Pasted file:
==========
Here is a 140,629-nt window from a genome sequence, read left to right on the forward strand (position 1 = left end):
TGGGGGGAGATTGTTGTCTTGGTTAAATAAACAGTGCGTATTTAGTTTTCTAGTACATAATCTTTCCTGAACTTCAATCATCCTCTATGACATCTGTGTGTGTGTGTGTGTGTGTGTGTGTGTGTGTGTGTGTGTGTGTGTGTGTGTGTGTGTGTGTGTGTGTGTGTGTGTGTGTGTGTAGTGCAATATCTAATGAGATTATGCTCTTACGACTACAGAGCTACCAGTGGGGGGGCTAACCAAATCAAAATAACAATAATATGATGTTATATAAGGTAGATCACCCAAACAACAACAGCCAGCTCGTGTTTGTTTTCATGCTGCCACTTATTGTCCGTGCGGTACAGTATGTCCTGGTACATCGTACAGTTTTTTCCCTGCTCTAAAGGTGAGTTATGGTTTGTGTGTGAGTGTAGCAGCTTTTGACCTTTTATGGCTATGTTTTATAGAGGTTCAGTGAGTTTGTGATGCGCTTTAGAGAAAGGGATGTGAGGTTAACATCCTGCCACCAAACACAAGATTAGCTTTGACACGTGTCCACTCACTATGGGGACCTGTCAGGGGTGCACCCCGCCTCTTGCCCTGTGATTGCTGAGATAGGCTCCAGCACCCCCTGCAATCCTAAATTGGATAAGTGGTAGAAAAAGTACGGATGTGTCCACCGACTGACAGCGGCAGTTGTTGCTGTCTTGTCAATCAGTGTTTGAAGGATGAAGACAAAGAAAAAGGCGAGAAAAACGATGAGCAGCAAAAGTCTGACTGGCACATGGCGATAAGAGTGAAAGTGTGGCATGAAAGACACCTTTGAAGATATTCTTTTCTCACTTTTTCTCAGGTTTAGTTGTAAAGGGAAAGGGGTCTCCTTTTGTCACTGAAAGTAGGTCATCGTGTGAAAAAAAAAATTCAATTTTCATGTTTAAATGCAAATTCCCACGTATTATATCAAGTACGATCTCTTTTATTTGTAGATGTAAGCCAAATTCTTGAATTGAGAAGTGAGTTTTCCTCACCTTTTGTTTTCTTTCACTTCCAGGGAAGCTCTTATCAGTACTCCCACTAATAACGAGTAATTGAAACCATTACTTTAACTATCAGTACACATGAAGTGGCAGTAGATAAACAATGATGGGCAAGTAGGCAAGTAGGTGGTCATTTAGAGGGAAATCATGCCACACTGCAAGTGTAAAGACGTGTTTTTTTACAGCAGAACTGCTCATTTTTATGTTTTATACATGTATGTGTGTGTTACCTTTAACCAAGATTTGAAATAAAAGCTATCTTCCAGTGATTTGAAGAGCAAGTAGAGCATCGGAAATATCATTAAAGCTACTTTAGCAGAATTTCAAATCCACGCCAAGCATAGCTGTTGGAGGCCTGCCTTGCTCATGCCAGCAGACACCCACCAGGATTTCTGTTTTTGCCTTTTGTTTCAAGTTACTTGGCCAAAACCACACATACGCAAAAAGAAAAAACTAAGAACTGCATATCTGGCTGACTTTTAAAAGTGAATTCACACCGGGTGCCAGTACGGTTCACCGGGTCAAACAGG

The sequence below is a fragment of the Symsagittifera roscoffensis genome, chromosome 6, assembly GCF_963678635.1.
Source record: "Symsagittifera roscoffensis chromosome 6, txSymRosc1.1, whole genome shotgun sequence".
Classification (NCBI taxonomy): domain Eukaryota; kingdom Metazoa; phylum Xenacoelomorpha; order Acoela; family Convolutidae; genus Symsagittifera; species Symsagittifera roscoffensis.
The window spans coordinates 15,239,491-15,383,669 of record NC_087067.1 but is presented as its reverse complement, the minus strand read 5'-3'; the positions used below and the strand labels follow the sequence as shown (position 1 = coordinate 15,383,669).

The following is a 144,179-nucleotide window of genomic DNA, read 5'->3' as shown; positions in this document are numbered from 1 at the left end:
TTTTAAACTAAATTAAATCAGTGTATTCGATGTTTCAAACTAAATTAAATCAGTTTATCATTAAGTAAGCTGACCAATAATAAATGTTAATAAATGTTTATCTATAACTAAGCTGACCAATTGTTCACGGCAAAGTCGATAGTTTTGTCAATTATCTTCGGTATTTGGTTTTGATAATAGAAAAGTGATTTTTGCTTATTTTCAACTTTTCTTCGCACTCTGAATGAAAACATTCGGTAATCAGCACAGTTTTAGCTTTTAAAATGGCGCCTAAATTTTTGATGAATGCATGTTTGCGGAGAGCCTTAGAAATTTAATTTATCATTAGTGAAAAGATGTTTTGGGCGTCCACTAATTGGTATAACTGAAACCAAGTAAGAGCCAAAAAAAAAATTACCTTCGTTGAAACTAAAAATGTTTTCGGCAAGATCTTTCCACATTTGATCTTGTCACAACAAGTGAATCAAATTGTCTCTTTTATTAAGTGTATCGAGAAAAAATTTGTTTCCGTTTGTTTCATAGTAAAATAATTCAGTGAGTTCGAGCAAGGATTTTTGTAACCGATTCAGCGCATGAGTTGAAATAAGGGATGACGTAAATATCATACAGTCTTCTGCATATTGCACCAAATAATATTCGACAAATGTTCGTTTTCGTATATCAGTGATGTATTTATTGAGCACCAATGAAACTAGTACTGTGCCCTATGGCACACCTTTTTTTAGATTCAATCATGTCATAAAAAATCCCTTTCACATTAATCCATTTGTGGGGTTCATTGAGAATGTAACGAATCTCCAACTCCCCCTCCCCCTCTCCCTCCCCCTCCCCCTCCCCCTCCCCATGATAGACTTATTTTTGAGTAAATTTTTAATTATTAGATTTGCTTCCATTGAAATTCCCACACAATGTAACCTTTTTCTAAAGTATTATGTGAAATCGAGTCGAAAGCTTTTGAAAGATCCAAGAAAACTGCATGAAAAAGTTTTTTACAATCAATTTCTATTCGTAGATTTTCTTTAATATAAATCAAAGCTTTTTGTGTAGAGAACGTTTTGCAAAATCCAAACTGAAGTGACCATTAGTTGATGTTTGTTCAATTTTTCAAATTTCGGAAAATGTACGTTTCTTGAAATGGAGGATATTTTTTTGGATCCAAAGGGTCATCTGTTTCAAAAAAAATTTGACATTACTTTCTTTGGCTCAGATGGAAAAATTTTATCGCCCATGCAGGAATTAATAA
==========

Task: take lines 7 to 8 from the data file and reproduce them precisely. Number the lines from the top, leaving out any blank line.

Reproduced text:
The following is a 144,179-nucleotide window of genomic DNA, read 5'->3' as shown; positions in this document are numbered from 1 at the left end:
TTTTAAACTAAATTAAATCAGTGTATTCGATGTTTCAAACTAAATTAAATCAGTTTATCATTAAGTAAGCTGACCAATAATAAATGTTAATAAATGTTTATCTATAACTAAGCTGACCAATTGTTCACGGCAAAGTCGATAGTTTTGTCAATTATCTTCGGTATTTGGTTTTGATAATAGAAAAGTGATTTTTGCTTATTTTCAACTTTTCTTCGCACTCTGAATGAAAACATTCGGTAATCAGCACAGTTTTAGCTTTTAAAATGGCGCCTAAATTTTTGATGAATGCATGTTTGCGGAGAGCCTTAGAAATTTAATTTATCATTAGTGAAAAGATGTTTTGGGCGTCCACTAATTGGTATAACTGAAACCAAGTAAGAGCCAAAAAAAAAATTACCTTCGTTGAAACTAAAAATGTTTTCGGCAAGATCTTTCCACATTTGATCTTGTCACAACAAGTGAATCAAATTGTCTCTTTTATTAAGTGTATCGAGAAAAAATTTGTTTCCGTTTGTTTCATAGTAAAATAATTCAGTGAGTTCGAGCAAGGATTTTTGTAACCGATTCAGCGCATGAGTTGAAATAAGGGATGACGTAAATATCATACAGTCTTCTGCATATTGCACCAAATAATATTCGACAAATGTTCGTTTTCGTATATCAGTGATGTATTTATTGAGCACCAATGAAACTAGTACTGTGCCCTATGGCACACCTTTTTTTAGATTCAATCATGTCATAAAAAATCCCTTTCACATTAATCCATTTGTGGGGTTCATTGAGAATGTAACGAATCTCCAACTCCCCCTCCCCCTCTCCCTCCCCCTCCCCCTCCCCCTCCCCATGATAGACTTATTTTTGAGTAAATTTTTAATTATTAGATTTGCTTCCATTGAAATTCCCACACAATGTAACCTTTTTCTAAAGTATTATGTGAAATCGAGTCGAAAGCTTTTGAAAGATCCAAGAAAACTGCATGAAAAAGTTTTTTACAATCAATTTCTATTCGTAGATTTTCTTTAATATAAATCAAAGCTTTTTGTGTAGAGAACGTTTTGCAAAATCCAAACTGAAGTGACCATTAGTTGATGTTTGTTCAATTTTTCAAATTTCGGAAAATGTACGTTTCTTGAAATGGAGGATATTTTTTTGGATCCAAAGGGTCATCTGTTTCAAAAAAAATTTGACATTACTTTCTTTGGCTCAGATGGAAAAATTTTATCGCCCATGCAGGAATTAATAA